The most common item that was dredged from the canal was the most surprising — bicycles. In 2007 the city started an initiative called Vélib which would hire out bicycles. The
system then caused an influx of more than 14,000 bicycles in the city, but it appears that many of them ended up at the bottom of the canal. The locals were astonished.
Local resident Marc told The Guardian: “It’s like some kind of weird submarine treasure… I just can’t believe the quantity of Vélibs in there. I guess they were stolen and thrown in afterward. It’s bizarre.” But other residents were more horrified by the huge volume of trash littering the canal.
Growing Heaps Of Trash
54-year-old local Bernard believes that the problem of litter is worsening, and claimed to have been present for the draining of the canal in 2001, fifteen years earlier. “That’s Paris for you, it’s filthy,”
he said. “The last time, I don’t remember seeing so much rubbish in it. I despair. The Bobos are using it as a dustbin.” However, the government is all too aware of the issue.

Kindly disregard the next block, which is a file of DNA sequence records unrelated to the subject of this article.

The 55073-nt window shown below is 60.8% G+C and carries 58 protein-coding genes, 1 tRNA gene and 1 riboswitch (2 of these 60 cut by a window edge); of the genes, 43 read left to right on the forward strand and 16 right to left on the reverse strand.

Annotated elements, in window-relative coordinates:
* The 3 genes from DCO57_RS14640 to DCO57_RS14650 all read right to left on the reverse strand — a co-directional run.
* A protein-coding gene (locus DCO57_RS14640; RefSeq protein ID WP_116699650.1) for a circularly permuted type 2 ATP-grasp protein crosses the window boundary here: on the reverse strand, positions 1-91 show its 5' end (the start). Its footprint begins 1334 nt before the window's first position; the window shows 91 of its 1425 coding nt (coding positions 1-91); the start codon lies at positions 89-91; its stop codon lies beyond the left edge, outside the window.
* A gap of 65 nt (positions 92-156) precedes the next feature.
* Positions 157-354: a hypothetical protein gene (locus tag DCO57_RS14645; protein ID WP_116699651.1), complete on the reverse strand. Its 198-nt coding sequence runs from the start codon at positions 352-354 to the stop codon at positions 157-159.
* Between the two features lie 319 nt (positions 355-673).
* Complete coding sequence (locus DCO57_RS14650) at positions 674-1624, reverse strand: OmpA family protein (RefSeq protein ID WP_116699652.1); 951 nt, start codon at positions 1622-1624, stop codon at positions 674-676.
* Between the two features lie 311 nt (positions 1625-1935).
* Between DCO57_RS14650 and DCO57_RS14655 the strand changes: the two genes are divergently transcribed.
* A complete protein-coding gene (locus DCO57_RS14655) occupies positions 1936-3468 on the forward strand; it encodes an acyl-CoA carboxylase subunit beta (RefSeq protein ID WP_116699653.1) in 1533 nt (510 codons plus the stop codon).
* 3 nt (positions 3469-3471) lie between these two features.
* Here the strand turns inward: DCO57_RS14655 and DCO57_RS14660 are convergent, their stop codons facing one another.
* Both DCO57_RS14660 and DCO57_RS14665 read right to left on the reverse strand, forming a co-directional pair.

Rallying Behind The Cause
Paris’ deputy mayor Celia Blauel using the interest of the public in the cleansing project as a platform to spread awareness. She said in an interview: “If everyone mucks in and avoids throwing
anything into the water, we might be able to swim in the canal in a few years.” The canal is of enormous significance, and there is a good reason to keep it clean.
A Piece Of History
Today, the canal hosts a large multimedia art space at 104 rue d’Aubervilliers, as well as numerous and elaborate works of graffiti art. The Canal Saint-Martin has served as inspiration and muse for many artists, such as impressionist painter Alfred Sisley. His work
can be viewed at the Orsay Museum. The canal has also been featured heavily in many award-winning movies, such as Amélie. It is clear that the canal is an integral part of Parisian culture, and it has been since its completion in 1825.